The Subtle Art of Blasting



Among the historic powers of a witch that have been oft overlooked in the post information age are those that dealt primarily with agriculture and its function in earlier society. The tool bag of the witch held much that related to animals, fields, farm buildings and hedgerows. From these tools both positive and negative results could be had, of particular interest to my current work is the concept of blasting.

Just as the age old rites of fertility centered on the farmer’s fields and the times of the year for planting and harvesting, so too did the witch’s eye cast a glance in the direction of this all important (to pre industrial village people in particular) source of nutrient and income.

Blasting, in short, was seen as a way in which the witch would alter the productivity of a field, particularly making it barren. A witch was said to sow particular substances into the field under the light of the moon. Sometimes using their familiar animals to harness tiny plows in which to seed the fields.

Charles Walton, a commonly known cunning man and farm labourer in the village of Lower Quinton, was found murdered in the early hours of 14 February 1945. It was said among the people of his village that he kept natterjack toads “driving them across the land and blighting the crops and livestock” to which he harnessed his tiny plows. Some local, apparently fearful of Walton’s supposed powers or seeing him as the source of some recent failure, took his life. Though the truth of the matter is still a mystery.


“Charles Walton crime scene, 1948”

What reasons a witch would destroy a village’s source of income are many. The favorability of a cunning craft practitioner of the middle ages could change with the wind. Where a positive presence and known midwife had lived in peace some sudden crop failure or other negative change could alter the town’s feelings and recast her as the hand of the Devil. Particularly if her act of perceived slight was toward the parish priest. Thus before they left they may have taken it upon themselves to give the village a big fuck you (i.e. curse). More often the witch was simply the scapegoat for the change in the weather.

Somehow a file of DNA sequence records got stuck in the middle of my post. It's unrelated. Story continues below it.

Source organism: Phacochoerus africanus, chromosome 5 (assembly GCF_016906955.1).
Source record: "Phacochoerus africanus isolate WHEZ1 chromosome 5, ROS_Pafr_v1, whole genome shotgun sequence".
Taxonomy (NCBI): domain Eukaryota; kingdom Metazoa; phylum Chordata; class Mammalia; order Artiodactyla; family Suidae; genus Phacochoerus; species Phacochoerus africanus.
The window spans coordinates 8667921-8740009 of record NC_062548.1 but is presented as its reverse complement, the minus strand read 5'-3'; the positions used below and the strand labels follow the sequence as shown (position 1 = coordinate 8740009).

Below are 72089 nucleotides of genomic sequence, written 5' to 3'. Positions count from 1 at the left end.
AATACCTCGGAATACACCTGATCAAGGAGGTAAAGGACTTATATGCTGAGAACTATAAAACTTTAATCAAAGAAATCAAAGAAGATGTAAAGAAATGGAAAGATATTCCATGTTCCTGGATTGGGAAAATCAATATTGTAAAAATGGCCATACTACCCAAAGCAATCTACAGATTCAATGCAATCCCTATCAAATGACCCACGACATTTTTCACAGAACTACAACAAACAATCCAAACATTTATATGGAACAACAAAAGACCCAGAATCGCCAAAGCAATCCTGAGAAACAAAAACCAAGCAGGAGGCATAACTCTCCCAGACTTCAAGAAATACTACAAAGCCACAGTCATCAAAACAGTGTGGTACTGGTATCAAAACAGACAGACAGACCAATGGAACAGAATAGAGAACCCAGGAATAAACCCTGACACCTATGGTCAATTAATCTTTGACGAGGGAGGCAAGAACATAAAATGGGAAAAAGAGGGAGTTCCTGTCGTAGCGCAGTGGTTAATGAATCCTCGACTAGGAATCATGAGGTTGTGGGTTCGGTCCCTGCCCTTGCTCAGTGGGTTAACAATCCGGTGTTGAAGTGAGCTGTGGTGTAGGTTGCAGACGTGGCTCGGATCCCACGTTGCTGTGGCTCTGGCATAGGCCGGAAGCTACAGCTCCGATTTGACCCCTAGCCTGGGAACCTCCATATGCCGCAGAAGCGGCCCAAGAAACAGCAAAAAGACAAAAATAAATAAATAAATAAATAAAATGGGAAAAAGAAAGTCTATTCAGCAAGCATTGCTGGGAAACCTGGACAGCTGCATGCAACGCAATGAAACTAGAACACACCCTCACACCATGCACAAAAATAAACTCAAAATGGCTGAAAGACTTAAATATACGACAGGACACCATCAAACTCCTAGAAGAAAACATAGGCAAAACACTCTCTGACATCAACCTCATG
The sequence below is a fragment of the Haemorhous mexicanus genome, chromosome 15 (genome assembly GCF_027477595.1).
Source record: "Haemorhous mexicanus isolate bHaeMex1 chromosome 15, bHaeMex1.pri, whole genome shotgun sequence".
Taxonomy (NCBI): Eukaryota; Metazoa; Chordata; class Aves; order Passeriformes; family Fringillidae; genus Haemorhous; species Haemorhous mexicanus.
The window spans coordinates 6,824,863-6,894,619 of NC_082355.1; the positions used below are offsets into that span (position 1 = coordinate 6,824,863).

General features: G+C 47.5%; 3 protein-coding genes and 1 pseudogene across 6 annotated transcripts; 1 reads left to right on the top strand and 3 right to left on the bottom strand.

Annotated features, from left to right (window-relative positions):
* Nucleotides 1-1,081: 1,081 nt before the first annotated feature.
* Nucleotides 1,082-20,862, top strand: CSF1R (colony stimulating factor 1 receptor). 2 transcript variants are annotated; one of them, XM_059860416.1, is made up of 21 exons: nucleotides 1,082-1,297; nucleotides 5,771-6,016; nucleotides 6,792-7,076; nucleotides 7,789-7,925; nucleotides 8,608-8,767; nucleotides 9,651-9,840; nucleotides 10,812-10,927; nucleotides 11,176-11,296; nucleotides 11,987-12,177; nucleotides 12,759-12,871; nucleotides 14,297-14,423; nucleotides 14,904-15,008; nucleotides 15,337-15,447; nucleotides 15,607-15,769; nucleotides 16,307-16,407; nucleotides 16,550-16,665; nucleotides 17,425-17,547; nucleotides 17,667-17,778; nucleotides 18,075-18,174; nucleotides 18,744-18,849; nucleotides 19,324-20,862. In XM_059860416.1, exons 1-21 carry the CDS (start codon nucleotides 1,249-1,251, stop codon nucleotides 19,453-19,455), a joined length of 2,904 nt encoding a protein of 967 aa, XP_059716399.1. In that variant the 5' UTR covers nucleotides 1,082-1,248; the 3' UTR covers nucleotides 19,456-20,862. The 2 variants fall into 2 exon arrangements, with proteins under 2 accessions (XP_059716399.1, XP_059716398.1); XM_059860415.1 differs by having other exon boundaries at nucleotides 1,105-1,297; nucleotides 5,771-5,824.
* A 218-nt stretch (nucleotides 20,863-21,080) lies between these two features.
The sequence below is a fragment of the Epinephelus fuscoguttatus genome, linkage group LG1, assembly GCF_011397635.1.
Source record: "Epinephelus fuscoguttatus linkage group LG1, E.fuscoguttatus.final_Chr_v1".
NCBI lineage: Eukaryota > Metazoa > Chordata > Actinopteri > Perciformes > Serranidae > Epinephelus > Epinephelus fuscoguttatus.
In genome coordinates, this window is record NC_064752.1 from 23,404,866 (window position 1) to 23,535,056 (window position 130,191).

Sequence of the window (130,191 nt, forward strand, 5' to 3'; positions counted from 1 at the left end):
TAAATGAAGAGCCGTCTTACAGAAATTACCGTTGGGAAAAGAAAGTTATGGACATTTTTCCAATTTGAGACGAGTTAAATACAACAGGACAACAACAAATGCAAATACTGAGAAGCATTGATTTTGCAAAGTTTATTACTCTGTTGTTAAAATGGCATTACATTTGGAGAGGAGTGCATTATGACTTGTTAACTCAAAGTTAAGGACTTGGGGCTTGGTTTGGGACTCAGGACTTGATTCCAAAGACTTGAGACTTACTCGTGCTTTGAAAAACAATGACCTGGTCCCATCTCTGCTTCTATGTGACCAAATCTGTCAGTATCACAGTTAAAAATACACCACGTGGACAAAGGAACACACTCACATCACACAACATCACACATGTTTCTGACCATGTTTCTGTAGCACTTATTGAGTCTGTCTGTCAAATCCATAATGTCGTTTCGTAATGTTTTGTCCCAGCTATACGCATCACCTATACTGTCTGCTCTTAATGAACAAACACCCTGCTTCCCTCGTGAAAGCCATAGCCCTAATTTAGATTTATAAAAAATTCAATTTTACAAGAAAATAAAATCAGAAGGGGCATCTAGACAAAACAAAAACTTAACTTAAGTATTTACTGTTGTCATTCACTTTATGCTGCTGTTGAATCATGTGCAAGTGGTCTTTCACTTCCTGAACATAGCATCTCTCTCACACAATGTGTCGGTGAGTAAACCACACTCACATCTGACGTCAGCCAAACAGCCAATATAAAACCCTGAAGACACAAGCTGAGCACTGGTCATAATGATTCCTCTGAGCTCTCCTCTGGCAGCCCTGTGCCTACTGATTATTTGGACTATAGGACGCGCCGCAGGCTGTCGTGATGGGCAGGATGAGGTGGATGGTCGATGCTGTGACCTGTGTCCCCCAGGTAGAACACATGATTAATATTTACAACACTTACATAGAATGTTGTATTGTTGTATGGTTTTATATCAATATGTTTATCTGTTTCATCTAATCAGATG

That said, these powers to affect livestock and the fertility of the field are known going back to the time of the Assyrians. The act of “salting the earth” was a ritual in which a curse of barrenness was laid over a city after it had been sacked in war. Both the Assyrian and Hittites wrote of this practice, though it is not know if it was merely ritual or if enough salt to render a field truly barren was ever used.

The ability for witches to interfere with or destroy fertility extended beyond the field to both the beasts and men who laboured on the land. By the skill of the subtle gardener the witch would sow seeds of plants to bring ill to livestock, plants that caused allergic reactions in man as well could be strew across hedge and field. Prior to the Enlightenment mankind had little understanding of the true causes of his natural environment and allergies were as yet unknown.

Such a plant as hemlock (Conium maculatum), honeysuckle (Lonicera periclymenum), larkspur (Consolida ajacis), ragwort (Senecio jacobaea) and a dozen or more others could be seeded unknown in the grazing fields, or their plant matter mixed into the winter feed of the livestock. So too could any plant known to cause irritation, or even superstitious fear, in the habitants of a given parcel of land.



Today the common witch has little use of these agricultural era maleficent gardening skills. While the poisoning of sheep and cattle may have been a dire revenge for ill treatment just a century ago it is no more. Between the ability for such actions to be detected, and thus the culprit accused in modern courts, and the lack of farms in general in this overly modern world there is little of this tool bag of tricks one finds useful today.

However, I have been considering the way in which these ideas can be translated into the modern world. How the witch, through guile and cunning, can control the landscape for ends both positive and negative. How a curse laid on a piece of property can inhabit this overly modern world and how the tools of the past can be applied to the present.

It seems that nature could still be used in ways to keep persons out of an area, to hinder the encroaching gentrification and its iron pressed architecture, to alter the public perception of a given area from open and welcoming to wasted and withering (and back again). That plants still have the power to dissuade, that properly seeded a given field can still act as a barrier to encroachment, that “salted” a neighborhood can become barren again. Though to what ends may not be of use to the general public.

Whether crossroads or open field, darkened wood or ritual grove, a space must be protected from those who would otherwise trample under foot that ground that connects us, that interface through which we move to the otherside of the landscape.